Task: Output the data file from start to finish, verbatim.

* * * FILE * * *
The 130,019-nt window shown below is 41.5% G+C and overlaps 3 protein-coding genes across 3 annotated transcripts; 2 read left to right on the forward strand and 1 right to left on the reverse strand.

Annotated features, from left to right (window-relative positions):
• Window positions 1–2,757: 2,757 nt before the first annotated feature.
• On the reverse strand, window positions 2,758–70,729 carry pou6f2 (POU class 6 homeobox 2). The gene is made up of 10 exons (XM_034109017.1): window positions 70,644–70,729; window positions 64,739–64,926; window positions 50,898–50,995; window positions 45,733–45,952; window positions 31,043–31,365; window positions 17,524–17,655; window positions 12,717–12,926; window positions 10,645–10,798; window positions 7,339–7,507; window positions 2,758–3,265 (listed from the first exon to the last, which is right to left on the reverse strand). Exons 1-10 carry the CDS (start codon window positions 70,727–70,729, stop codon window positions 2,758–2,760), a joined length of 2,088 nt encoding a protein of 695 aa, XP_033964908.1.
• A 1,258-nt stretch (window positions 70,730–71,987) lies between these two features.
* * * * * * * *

The 130,019-nt window shown below is 41.5% G+C and overlaps 3 protein-coding genes across 3 annotated transcripts; 2 read left to right on the forward strand and 1 right to left on the reverse strand.

Annotated features, from left to right (window-relative positions):
• Window positions 1–2,757: 2,757 nt before the first annotated feature.
• On the reverse strand, window positions 2,758–70,729 carry pou6f2 (POU class 6 homeobox 2). The gene is made up of 10 exons (XM_034109017.1): window positions 70,644–70,729; window positions 64,739–64,926; window positions 50,898–50,995; window positions 45,733–45,952; window positions 31,043–31,365; window positions 17,524–17,655; window positions 12,717–12,926; window positions 10,645–10,798; window positions 7,339–7,507; window positions 2,758–3,265 (listed from the first exon to the last, which is right to left on the reverse strand). Exons 1-10 carry the CDS (start codon window positions 70,727–70,729, stop codon window positions 2,758–2,760), a joined length of 2,088 nt encoding a protein of 695 aa, XP_033964908.1.
• A 1,258-nt stretch (window positions 70,730–71,987) lies between these two features.